The banking industry appears to have overdone it on overdraft fees.
After decades of raking in billions of dollars from mostly poor Americans short of cash in their accounts, the biggest banks — under pressure from lawmakers and regulators — are slowly decreasing their reliance on the widely unpopular practice.
A number of large banks have taken steps this year that would reduce the amount they take in from overdraft fees, which they charge when customers make payments or withdrawals in excess of their account balance. Capital One, the nation’s sixth-largest bank, announced last week that it would end all overdraft fees next year. Other banks have made it harder for customers to trigger an overdraft fee.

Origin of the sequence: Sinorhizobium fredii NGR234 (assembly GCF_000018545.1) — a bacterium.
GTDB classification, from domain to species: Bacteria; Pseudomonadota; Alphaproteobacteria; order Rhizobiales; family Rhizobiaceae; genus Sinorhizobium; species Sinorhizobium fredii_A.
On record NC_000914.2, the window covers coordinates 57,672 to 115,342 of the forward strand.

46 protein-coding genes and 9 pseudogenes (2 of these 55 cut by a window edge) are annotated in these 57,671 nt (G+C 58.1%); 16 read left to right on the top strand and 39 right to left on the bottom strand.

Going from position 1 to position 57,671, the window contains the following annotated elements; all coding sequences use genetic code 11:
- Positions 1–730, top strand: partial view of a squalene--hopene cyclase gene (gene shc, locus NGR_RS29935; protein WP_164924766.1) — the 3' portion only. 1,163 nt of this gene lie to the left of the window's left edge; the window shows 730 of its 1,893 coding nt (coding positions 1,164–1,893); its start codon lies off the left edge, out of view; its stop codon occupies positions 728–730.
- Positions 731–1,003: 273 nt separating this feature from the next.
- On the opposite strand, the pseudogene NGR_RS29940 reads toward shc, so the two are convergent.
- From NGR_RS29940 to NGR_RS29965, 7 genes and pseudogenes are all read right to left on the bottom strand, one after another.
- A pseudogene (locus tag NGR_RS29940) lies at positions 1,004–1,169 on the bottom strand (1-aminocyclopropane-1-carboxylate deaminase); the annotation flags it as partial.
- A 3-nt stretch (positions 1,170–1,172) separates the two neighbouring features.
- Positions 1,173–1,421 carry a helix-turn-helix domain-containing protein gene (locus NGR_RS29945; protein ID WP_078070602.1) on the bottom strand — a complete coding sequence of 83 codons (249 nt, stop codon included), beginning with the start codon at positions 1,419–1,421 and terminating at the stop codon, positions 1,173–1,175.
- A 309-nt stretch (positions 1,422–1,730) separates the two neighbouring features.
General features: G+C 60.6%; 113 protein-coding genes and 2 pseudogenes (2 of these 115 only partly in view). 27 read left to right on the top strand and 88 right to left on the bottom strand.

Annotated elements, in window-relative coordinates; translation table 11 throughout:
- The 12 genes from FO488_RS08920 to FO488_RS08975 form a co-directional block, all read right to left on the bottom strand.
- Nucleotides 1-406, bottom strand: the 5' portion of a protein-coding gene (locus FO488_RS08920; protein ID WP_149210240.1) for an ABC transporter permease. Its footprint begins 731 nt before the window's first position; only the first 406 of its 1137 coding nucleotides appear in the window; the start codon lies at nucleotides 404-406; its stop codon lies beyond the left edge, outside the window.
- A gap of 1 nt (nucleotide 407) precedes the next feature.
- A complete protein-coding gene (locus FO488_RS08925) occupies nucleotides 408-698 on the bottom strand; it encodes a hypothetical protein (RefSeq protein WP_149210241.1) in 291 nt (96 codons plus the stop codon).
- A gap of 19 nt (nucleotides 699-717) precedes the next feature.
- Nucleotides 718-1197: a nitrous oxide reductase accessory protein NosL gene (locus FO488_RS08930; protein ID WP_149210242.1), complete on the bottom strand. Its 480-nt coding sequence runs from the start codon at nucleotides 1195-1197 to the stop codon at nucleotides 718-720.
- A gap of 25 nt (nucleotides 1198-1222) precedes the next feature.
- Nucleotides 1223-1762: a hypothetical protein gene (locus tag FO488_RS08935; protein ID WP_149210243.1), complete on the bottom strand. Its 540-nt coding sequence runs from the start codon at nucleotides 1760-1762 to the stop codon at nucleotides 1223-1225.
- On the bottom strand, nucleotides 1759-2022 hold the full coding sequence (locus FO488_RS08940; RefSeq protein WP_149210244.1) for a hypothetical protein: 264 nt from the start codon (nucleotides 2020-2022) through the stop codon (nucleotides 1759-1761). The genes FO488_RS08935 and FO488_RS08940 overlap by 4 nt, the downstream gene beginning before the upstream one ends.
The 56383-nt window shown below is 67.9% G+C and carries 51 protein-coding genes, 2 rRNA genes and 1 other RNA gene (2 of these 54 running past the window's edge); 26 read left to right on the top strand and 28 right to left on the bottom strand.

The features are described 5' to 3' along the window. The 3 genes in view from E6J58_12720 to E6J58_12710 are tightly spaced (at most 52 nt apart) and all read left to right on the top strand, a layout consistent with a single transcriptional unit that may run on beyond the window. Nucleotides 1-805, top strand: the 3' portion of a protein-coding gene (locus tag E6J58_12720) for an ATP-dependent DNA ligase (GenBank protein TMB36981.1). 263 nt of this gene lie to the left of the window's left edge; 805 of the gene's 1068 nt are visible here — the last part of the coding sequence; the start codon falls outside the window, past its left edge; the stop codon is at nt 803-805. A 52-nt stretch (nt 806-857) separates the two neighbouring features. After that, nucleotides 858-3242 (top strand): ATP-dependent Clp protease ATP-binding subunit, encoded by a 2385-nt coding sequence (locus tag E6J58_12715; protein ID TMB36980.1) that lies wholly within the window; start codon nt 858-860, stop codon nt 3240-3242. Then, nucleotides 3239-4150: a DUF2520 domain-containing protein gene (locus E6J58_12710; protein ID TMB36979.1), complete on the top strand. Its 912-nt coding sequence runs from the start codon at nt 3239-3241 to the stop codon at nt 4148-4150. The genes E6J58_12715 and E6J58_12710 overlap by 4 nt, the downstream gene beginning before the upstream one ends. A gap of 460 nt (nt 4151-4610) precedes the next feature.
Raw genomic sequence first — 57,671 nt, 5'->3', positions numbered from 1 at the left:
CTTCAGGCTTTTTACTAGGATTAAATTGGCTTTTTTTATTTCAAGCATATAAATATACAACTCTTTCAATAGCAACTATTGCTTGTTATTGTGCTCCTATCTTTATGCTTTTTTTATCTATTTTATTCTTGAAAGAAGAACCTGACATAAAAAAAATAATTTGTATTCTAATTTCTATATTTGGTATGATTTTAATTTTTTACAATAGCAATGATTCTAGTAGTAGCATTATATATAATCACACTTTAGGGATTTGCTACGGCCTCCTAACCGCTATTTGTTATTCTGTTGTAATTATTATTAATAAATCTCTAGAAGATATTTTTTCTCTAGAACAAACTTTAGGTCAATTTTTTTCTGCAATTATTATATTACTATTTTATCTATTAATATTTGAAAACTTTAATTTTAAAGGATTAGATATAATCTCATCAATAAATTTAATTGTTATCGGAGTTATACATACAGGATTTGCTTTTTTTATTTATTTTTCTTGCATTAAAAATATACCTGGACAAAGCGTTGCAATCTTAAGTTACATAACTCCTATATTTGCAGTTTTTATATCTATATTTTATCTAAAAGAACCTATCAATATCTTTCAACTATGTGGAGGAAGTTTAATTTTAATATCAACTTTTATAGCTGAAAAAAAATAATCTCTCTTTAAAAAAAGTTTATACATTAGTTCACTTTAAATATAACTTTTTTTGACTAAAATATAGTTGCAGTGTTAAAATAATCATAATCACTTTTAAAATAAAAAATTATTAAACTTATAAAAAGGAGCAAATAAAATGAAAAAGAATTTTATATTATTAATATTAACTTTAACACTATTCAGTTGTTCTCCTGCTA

Still, it’s unlikely the financial services industry will entirely wean itself off such a cash cow anytime soon.
“For many big banks, overdraft fees are still the steady, reliable, predictable, easy revenue that shareholders love,” said Rohit Chopra, director of the Consumer Financial Protection Bureau, in remarks last week where he directed the bureau to more closely examine bank overdraft practices.